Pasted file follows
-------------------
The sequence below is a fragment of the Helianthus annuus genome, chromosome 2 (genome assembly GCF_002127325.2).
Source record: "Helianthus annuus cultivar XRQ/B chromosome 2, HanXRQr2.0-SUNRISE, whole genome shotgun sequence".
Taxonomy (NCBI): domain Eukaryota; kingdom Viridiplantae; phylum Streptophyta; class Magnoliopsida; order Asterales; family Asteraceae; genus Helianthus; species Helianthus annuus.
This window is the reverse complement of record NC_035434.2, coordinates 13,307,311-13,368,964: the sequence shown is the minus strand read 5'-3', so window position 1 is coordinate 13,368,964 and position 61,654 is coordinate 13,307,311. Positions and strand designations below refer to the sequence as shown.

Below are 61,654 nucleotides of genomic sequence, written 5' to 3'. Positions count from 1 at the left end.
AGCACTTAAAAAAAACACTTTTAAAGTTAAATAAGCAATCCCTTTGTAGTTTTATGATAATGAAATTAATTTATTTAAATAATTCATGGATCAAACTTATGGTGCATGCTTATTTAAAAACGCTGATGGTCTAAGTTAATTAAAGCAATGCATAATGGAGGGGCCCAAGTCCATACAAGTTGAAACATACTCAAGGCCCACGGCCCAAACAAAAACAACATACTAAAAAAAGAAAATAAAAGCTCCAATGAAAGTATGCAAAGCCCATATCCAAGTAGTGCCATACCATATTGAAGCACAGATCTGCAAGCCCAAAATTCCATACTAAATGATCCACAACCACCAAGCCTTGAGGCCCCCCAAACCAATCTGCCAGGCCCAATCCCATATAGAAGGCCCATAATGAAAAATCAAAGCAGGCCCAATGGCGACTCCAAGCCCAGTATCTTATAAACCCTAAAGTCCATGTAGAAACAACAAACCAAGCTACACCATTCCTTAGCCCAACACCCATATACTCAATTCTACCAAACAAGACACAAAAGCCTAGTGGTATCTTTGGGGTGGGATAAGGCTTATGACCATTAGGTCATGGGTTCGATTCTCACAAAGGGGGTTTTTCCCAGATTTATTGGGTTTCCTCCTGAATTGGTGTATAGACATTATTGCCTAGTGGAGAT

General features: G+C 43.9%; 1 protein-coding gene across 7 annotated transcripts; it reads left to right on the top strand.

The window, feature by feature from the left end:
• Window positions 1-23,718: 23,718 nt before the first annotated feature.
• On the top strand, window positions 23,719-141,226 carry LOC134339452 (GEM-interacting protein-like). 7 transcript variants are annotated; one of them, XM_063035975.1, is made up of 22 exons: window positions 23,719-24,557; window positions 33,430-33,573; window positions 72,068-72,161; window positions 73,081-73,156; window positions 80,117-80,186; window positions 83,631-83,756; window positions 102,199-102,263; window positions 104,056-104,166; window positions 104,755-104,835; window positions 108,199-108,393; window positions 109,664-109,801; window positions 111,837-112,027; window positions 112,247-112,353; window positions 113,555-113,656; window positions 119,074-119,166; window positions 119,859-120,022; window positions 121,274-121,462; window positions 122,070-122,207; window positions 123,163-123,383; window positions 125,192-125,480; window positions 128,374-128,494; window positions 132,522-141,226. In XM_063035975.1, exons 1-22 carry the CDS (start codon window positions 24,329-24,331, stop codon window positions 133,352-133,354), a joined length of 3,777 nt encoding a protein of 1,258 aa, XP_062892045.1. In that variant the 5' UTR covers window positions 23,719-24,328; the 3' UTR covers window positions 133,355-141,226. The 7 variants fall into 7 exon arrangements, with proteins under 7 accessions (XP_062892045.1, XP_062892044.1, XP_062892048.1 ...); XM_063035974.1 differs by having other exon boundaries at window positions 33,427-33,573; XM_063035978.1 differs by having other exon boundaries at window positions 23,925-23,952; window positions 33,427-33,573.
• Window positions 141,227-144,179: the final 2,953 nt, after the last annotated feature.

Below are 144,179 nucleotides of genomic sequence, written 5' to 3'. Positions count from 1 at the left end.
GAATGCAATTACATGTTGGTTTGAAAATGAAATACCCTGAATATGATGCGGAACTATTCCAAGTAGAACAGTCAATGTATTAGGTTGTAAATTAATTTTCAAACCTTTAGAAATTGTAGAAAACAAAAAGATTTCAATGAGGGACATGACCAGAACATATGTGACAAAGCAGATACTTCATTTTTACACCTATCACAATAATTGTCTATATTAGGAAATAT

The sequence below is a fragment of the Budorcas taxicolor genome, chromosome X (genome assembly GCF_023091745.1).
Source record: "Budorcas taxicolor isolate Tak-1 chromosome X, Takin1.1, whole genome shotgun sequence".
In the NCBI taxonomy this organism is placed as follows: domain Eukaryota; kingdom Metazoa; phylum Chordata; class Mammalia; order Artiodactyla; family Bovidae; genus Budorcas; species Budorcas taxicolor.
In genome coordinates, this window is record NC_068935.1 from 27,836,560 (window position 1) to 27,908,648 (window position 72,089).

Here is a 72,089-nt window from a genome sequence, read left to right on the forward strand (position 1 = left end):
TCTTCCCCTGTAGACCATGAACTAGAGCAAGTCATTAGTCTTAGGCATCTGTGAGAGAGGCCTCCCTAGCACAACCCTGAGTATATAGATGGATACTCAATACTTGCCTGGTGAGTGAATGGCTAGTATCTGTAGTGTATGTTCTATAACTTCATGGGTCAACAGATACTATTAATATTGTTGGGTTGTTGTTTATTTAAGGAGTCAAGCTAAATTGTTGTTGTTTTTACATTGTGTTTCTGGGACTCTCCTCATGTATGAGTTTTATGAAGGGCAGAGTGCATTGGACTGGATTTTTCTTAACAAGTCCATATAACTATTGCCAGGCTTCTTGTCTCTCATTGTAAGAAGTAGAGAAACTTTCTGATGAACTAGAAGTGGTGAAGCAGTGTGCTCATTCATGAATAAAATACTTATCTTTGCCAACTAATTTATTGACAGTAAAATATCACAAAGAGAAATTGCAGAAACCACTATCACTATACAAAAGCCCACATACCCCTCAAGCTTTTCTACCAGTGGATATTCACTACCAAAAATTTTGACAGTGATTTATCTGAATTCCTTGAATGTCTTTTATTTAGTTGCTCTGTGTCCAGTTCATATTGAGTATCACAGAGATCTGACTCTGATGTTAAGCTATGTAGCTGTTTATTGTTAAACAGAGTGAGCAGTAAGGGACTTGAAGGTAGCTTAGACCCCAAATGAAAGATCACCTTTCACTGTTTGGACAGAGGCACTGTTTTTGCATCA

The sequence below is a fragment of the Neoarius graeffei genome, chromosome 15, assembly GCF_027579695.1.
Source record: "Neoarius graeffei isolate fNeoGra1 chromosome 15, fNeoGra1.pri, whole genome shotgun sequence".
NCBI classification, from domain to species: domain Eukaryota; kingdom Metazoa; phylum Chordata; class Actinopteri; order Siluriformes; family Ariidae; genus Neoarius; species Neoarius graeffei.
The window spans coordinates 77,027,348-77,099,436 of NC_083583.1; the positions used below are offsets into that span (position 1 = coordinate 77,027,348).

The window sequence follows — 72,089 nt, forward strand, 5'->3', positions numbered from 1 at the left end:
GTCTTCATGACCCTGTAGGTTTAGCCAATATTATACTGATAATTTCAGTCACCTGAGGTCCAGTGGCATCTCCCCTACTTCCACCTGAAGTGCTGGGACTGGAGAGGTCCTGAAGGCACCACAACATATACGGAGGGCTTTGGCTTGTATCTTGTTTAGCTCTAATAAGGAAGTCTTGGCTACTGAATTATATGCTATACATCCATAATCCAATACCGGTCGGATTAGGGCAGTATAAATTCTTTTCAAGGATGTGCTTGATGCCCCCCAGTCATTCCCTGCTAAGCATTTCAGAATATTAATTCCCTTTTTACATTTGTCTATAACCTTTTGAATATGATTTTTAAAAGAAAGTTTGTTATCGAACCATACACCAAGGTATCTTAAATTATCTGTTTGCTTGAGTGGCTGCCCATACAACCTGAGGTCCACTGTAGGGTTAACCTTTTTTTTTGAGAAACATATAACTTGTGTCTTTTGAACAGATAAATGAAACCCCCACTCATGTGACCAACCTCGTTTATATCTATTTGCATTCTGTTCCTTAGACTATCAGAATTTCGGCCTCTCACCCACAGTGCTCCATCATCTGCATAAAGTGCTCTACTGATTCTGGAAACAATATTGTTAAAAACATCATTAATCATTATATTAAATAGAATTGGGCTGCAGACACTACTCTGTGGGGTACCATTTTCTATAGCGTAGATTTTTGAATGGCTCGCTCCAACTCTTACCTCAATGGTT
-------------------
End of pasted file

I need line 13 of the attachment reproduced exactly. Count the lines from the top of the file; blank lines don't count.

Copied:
GAATGCAATTACATGTTGGTTTGAAAATGAAATACCCTGAATATGATGCGGAACTATTCCAAGTAGAACAGTCAATGTATTAGGTTGTAAATTAATTTTCAAACCTTTAGAAATTGTAGAAAACAAAAAGATTTCAATGAGGGACATGACCAGAACATATGTGACAAAGCAGATACTTCATTTTTACACCTATCACAATAATTGTCTATATTAGGAAATAT